When considering the portrayal of heroism over time, it is important to note that there is a standard view of what it means to be a hero. However, what is often not considered is how historical context can make an impact on how a hero is portrayed, particularly in literature. By considering three different views on heroism, I will outline a contextual framework in which my own research will be placed. I will then also consider a direct review of Poldark, fitting my work in with current criticism.

Carlyle’s highly influential work, On Heroes Hero-Worship and the Heroic in History (1841) is considered as one of the starting points on which the theory of “Great Men” (1968, p.2) began. According to Carlyle’s theory, heroes are such strongly influential individuals that it is their actions alone that create the course of history. His argument that “all sorts of Heroes are intrinsically of the same material” (Carlyle, 1968, p.151) suggests that there is an innate sense of morality that is present in all heroes. However, he does not take into account the fact that people who do not fit his requirements can also be heroes. Carlyle notes that “the hero can be Poet, Prophet, King, Priest or what you will, according to the kind of world he finds himself born into.” (1968, p.103). However, what unites all of these is the fact that they are typically male roles, in socially significant positions. Whilst Carlyle anticipated “a whole World of Heroes […] why may not every one of us be a Hero?” (1968, p.167) we can see from his strongly masculine definitions of heroism that he did not anticipate heroism extending to women, and certainly not to those from the lower classes. Considering the patriarchal society of the time he was writing in, this is hardly surprising. By looking at his theory, I consider how Poldark defies these expectations of what a hero should be.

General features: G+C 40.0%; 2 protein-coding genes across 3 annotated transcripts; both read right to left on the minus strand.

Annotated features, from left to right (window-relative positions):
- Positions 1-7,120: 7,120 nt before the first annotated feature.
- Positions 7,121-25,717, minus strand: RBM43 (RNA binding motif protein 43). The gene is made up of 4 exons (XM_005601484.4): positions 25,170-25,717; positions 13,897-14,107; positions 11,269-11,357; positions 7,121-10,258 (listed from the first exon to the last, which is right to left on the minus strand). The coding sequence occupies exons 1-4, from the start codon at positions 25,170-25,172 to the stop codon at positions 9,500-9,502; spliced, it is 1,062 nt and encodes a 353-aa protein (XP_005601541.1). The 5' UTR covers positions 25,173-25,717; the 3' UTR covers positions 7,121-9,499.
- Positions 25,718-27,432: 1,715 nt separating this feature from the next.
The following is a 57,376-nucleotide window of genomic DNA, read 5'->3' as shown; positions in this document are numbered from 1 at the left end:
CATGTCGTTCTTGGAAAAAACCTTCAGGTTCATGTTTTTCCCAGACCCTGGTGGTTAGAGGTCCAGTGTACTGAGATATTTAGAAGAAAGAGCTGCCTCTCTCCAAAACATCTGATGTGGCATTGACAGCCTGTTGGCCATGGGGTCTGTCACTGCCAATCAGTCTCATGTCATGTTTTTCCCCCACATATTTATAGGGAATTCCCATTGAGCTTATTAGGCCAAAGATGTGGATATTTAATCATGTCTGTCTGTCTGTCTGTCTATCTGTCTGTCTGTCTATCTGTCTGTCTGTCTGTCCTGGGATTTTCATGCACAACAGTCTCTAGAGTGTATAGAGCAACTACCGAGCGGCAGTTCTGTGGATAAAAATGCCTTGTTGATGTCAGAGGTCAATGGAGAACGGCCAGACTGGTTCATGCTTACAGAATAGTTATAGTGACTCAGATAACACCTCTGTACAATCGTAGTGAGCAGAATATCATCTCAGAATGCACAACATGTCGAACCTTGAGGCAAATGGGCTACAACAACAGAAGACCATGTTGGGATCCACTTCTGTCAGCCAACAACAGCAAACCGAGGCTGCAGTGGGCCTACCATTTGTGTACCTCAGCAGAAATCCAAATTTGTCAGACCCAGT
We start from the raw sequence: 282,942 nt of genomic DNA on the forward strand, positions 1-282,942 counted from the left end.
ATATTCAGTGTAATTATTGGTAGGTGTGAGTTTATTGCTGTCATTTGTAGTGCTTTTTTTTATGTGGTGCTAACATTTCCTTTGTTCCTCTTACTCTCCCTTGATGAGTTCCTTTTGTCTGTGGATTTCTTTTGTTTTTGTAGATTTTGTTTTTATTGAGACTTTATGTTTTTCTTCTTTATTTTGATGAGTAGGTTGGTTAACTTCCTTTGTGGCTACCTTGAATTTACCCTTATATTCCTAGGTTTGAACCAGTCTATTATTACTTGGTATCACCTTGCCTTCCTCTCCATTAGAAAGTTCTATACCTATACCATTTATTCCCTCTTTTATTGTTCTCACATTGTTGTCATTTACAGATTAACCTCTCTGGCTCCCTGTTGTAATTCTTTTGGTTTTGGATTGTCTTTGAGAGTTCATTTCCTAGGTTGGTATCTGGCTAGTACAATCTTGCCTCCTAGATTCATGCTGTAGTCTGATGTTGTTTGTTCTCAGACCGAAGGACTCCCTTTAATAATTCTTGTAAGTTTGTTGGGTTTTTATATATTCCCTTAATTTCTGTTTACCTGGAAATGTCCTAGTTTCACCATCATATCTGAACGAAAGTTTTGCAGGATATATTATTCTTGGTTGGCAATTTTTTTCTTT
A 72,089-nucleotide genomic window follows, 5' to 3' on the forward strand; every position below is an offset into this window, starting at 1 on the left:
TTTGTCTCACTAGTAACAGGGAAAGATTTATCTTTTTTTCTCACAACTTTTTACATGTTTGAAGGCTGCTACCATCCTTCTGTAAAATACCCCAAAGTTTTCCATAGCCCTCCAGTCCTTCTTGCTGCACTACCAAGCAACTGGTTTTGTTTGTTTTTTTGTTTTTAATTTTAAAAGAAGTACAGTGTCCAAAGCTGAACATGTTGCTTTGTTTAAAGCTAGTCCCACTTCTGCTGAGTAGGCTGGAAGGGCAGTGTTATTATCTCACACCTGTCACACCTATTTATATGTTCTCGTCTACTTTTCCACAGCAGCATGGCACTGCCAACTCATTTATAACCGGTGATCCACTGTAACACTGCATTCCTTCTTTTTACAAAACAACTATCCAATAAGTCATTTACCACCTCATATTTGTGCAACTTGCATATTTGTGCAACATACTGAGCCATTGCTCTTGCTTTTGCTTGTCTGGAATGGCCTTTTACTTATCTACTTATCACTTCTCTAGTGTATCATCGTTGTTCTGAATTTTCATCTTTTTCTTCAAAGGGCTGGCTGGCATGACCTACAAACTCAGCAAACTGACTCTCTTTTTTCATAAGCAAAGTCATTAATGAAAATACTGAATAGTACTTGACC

Carlyle also introduces the idea of hero-worship, suggesting that these male heroes should be put on a pedestal. They are seen as role models whom others should strive to emulate. This is doubly problematic, as it suggests that women cannot be heroes, and that they must worship these socially elevated men. We can see here that the attitude towards the identity of a hero has changed over time. Schlesinger’s more recent argument suggests that “Great men enable us to rise to our own highest potentialities. They nerve lesser men to disregard the world and trust to their own deepest instinct.” (1968, p.350). This allows a wider scope for ordinary people to become heroes. The first chapter of this research will contest Carlyle’s ideology by suggesting that these elevated male heroes should not necessarily be seen as exemplary people. By exposing the flaws of what at first appears to be a perfect hero, we see that heroism can no longer be identified with perfection.

Lucy Hall and Gill Plain establish that the Second World War “expose[d] radical doubts about the possibility of constructing heroic narrative and about the condition of heroism itself.” (2017, p.118). The disillusionment of society in the modern day caused the portrayal of heroes to change, in order to continue to resonate with a cynical and world-weary audience. Winston Graham, in his memoirs, states that he intended for Poldark to simply be “an historical novel about Cornwall” (2013, loc.1055/3992). However, Poldark has continued to resonate with audiences over time, and this is due to the fallibility of the heroes that are portrayed. The second chapter of this research will examine these new heroes, whose flaws make them more relevant to the audience that they are aimed at.